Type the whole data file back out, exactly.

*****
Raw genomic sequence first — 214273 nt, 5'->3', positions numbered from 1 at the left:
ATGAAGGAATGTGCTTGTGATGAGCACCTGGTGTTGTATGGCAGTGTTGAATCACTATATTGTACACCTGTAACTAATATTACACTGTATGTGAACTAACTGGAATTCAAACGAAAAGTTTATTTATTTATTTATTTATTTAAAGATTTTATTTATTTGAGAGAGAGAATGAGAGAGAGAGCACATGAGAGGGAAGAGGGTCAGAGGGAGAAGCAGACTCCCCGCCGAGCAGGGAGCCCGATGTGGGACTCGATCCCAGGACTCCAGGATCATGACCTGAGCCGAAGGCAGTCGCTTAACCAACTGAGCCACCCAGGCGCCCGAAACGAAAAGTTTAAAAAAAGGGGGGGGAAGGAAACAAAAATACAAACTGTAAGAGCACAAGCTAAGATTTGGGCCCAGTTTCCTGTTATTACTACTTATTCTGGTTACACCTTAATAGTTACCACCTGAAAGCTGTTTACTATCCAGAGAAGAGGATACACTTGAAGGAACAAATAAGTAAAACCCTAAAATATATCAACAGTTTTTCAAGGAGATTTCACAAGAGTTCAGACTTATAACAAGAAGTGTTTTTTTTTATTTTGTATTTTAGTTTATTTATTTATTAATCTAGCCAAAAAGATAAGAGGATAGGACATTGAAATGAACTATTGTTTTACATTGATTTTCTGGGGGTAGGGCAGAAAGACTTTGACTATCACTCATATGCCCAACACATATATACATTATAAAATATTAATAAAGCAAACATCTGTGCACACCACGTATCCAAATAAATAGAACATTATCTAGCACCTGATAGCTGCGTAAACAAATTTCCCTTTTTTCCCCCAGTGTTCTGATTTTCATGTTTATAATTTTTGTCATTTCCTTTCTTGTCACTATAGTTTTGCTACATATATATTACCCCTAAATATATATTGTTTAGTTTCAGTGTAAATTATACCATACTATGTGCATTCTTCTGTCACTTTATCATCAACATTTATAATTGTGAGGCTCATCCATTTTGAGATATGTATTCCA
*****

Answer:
Raw genomic sequence first — 214273 nt, 5'->3', positions numbered from 1 at the left:
ATGAAGGAATGTGCTTGTGATGAGCACCTGGTGTTGTATGGCAGTGTTGAATCACTATATTGTACACCTGTAACTAATATTACACTGTATGTGAACTAACTGGAATTCAAACGAAAAGTTTATTTATTTATTTATTTATTTAAAGATTTTATTTATTTGAGAGAGAGAATGAGAGAGAGAGCACATGAGAGGGAAGAGGGTCAGAGGGAGAAGCAGACTCCCCGCCGAGCAGGGAGCCCGATGTGGGACTCGATCCCAGGACTCCAGGATCATGACCTGAGCCGAAGGCAGTCGCTTAACCAACTGAGCCACCCAGGCGCCCGAAACGAAAAGTTTAAAAAAAGGGGGGGGAAGGAAACAAAAATACAAACTGTAAGAGCACAAGCTAAGATTTGGGCCCAGTTTCCTGTTATTACTACTTATTCTGGTTACACCTTAATAGTTACCACCTGAAAGCTGTTTACTATCCAGAGAAGAGGATACACTTGAAGGAACAAATAAGTAAAACCCTAAAATATATCAACAGTTTTTCAAGGAGATTTCACAAGAGTTCAGACTTATAACAAGAAGTGTTTTTTTTTATTTTGTATTTTAGTTTATTTATTTATTAATCTAGCCAAAAAGATAAGAGGATAGGACATTGAAATGAACTATTGTTTTACATTGATTTTCTGGGGGTAGGGCAGAAAGACTTTGACTATCACTCATATGCCCAACACATATATACATTATAAAATATTAATAAAGCAAACATCTGTGCACACCACGTATCCAAATAAATAGAACATTATCTAGCACCTGATAGCTGCGTAAACAAATTTCCCTTTTTTCCCCCAGTGTTCTGATTTTCATGTTTATAATTTTTGTCATTTCCTTTCTTGTCACTATAGTTTTGCTACATATATATTACCCCTAAATATATATTGTTTAGTTTCAGTGTAAATTATACCATACTATGTGCATTCTTCTGTCACTTTATCATCAACATTTATAATTGTGAGGCTCATCCATTTTGAGATATGTATTCCA